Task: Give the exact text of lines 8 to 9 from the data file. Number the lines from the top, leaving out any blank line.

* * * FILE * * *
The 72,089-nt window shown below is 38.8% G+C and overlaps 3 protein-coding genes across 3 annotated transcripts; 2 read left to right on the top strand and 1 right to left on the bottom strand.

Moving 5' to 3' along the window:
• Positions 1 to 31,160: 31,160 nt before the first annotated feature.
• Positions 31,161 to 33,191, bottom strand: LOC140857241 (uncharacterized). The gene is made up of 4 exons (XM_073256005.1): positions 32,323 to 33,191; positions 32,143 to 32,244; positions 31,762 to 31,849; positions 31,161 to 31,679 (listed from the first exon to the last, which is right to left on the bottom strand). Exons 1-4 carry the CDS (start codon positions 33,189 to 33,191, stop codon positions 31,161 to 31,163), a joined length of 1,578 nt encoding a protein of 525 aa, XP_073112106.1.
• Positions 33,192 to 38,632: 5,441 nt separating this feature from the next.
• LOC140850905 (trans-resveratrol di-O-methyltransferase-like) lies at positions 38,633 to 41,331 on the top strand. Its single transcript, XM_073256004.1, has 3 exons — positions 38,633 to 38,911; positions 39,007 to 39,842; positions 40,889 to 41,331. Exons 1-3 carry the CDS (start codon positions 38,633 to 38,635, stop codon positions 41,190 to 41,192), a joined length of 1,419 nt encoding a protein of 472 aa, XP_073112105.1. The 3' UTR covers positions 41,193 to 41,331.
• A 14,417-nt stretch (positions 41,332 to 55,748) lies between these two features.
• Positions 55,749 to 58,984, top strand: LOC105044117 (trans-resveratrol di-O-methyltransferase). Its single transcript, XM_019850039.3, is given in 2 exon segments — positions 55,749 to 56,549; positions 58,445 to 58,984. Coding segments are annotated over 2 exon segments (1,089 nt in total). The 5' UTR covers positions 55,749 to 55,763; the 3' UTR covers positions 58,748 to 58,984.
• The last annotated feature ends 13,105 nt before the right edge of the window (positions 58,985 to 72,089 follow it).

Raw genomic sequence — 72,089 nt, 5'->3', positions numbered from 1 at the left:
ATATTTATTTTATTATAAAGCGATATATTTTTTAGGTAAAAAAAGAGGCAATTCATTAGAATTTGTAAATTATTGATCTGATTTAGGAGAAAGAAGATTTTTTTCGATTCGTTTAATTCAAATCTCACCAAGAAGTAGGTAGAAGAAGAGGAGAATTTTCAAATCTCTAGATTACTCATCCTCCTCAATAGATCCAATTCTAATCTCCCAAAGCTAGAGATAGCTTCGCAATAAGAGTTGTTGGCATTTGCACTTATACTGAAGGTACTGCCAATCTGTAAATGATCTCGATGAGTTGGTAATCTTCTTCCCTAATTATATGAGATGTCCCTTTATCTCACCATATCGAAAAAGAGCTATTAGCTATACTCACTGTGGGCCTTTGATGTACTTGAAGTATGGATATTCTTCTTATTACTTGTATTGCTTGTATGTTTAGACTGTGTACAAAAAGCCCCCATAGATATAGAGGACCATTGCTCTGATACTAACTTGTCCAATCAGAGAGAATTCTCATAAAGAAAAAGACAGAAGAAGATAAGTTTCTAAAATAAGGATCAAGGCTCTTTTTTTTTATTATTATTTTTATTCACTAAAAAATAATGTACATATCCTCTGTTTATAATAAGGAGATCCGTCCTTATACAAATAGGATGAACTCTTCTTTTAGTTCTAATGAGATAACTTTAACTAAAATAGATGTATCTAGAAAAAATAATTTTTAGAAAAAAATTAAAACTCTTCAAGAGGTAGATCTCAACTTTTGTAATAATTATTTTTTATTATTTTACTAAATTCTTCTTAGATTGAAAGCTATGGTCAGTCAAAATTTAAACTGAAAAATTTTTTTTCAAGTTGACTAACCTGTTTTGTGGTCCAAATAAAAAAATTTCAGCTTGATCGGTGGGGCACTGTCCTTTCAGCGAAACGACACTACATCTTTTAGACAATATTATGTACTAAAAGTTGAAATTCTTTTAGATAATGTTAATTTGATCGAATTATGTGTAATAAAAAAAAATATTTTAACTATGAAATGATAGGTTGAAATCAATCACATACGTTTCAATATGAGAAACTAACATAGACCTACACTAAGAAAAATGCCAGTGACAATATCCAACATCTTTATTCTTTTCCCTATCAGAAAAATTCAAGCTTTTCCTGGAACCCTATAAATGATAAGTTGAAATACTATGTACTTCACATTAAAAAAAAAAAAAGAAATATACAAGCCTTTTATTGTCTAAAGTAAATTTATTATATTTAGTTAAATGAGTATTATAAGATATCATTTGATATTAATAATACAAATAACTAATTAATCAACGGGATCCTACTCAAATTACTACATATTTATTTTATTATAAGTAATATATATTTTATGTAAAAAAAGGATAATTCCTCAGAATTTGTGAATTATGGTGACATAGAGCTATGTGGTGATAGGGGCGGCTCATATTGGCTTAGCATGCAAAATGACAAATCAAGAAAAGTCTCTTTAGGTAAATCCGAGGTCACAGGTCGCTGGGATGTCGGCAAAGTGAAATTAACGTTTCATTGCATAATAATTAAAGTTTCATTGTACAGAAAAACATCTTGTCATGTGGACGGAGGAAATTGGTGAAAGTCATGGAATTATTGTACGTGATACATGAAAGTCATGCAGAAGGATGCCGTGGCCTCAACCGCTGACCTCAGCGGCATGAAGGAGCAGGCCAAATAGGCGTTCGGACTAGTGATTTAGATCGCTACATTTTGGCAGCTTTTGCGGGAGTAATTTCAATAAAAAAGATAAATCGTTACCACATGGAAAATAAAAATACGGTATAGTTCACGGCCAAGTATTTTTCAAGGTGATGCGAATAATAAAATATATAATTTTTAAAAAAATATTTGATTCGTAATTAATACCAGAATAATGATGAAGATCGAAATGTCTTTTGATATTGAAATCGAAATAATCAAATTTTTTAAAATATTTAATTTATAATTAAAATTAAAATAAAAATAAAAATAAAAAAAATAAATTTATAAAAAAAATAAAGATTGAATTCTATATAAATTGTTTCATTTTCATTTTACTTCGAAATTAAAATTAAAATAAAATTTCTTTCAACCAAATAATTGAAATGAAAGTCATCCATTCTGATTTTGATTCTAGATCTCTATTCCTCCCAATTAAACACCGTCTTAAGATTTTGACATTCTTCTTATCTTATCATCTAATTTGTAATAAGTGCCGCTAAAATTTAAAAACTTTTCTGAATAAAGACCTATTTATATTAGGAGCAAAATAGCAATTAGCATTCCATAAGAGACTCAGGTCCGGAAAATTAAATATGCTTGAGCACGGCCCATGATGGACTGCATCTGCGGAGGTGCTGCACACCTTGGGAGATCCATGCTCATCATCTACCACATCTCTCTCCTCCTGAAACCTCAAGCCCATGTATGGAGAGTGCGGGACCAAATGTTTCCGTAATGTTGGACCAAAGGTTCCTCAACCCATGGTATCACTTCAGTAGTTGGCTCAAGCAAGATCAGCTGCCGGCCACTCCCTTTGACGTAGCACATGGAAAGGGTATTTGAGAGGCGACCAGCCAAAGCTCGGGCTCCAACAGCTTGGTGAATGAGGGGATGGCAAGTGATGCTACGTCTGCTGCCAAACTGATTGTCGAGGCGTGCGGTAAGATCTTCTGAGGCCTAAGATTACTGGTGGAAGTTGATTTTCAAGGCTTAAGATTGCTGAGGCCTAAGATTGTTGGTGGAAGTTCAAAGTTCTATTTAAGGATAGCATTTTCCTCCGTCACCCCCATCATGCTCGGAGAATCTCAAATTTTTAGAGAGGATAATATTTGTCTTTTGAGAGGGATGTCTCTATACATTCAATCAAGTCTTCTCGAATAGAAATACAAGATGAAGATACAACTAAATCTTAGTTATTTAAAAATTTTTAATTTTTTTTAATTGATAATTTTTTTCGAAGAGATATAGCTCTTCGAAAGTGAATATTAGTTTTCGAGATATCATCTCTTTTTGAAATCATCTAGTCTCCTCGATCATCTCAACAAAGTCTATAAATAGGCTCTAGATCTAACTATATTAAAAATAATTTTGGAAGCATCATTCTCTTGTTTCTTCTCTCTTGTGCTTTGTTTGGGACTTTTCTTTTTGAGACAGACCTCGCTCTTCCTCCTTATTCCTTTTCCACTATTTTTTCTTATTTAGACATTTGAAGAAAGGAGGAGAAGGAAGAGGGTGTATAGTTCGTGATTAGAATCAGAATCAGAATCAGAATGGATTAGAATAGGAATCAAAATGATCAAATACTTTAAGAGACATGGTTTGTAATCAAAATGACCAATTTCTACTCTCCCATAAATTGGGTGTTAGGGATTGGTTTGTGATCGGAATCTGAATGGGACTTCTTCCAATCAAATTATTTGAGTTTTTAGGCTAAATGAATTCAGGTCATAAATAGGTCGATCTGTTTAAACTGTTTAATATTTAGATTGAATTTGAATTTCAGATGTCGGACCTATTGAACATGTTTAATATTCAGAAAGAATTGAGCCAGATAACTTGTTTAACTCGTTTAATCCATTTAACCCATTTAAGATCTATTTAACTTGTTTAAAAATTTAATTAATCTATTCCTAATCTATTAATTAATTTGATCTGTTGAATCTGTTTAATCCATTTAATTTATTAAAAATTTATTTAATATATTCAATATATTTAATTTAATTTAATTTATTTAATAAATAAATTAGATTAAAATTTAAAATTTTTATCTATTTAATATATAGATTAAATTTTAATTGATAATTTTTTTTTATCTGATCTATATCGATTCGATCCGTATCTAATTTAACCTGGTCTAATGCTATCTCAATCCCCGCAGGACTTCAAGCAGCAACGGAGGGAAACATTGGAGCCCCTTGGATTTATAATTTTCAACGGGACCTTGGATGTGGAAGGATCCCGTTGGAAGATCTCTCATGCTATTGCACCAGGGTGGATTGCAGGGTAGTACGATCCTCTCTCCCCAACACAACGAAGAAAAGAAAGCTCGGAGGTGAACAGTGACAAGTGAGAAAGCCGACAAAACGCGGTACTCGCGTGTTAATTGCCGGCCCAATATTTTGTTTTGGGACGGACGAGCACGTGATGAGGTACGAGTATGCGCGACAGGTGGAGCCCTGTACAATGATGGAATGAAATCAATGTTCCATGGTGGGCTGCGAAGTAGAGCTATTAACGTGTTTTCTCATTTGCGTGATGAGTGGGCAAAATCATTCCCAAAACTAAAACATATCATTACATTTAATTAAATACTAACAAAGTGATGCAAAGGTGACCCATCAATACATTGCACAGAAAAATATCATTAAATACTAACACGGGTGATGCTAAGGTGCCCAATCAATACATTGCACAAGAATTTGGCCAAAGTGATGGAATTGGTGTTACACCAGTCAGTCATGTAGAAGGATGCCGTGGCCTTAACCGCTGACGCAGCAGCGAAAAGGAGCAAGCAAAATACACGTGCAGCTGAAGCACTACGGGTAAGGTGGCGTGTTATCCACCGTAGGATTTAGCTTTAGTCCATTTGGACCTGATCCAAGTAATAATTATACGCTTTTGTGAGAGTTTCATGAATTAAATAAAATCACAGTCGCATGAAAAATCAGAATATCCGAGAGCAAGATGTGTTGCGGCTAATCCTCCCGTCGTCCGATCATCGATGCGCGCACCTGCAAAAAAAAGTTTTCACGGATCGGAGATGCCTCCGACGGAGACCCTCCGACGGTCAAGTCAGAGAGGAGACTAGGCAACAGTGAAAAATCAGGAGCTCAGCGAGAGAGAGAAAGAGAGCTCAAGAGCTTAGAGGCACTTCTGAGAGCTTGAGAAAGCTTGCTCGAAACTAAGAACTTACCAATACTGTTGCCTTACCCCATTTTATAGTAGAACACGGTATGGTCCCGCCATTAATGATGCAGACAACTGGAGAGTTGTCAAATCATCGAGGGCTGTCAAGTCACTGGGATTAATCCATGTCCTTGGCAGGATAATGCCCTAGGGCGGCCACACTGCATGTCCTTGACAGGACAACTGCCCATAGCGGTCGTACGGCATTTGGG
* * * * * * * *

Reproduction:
• Positions 55,749 to 58,984, top strand: LOC105044117 (trans-resveratrol di-O-methyltransferase). Its single transcript, XM_019850039.3, is given in 2 exon segments — positions 55,749 to 56,549; positions 58,445 to 58,984. Coding segments are annotated over 2 exon segments (1,089 nt in total). The 5' UTR covers positions 55,749 to 55,763; the 3' UTR covers positions 58,748 to 58,984.
• The last annotated feature ends 13,105 nt before the right edge of the window (positions 58,985 to 72,089 follow it).